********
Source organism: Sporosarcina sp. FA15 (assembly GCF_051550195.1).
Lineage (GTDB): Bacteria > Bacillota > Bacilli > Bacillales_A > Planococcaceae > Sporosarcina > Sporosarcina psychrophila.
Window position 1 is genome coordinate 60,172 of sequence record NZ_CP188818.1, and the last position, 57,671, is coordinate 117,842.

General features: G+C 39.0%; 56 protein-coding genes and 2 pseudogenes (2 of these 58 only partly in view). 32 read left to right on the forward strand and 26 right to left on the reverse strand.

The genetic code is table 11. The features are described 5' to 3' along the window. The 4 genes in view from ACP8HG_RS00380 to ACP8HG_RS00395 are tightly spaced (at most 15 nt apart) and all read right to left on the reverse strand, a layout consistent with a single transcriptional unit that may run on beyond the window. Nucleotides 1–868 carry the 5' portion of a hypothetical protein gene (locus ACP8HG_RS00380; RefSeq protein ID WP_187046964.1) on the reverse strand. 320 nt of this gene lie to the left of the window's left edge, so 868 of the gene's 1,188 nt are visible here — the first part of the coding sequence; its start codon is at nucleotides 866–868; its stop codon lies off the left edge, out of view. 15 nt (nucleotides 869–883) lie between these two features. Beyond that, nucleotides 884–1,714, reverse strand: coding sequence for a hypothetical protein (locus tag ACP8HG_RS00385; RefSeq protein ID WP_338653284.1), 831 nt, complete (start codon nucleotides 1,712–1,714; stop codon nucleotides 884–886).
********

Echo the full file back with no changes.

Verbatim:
Source organism: Sporosarcina sp. FA15 (assembly GCF_051550195.1).
Lineage (GTDB): Bacteria > Bacillota > Bacilli > Bacillales_A > Planococcaceae > Sporosarcina > Sporosarcina psychrophila.
Window position 1 is genome coordinate 60,172 of sequence record NZ_CP188818.1, and the last position, 57,671, is coordinate 117,842.

General features: G+C 39.0%; 56 protein-coding genes and 2 pseudogenes (2 of these 58 only partly in view). 32 read left to right on the forward strand and 26 right to left on the reverse strand.

The genetic code is table 11. The features are described 5' to 3' along the window. The 4 genes in view from ACP8HG_RS00380 to ACP8HG_RS00395 are tightly spaced (at most 15 nt apart) and all read right to left on the reverse strand, a layout consistent with a single transcriptional unit that may run on beyond the window. Nucleotides 1–868 carry the 5' portion of a hypothetical protein gene (locus ACP8HG_RS00380; RefSeq protein ID WP_187046964.1) on the reverse strand. 320 nt of this gene lie to the left of the window's left edge, so 868 of the gene's 1,188 nt are visible here — the first part of the coding sequence; its start codon is at nucleotides 866–868; its stop codon lies off the left edge, out of view. 15 nt (nucleotides 869–883) lie between these two features. Beyond that, nucleotides 884–1,714, reverse strand: coding sequence for a hypothetical protein (locus tag ACP8HG_RS00385; RefSeq protein ID WP_338653284.1), 831 nt, complete (start codon nucleotides 1,712–1,714; stop codon nucleotides 884–886).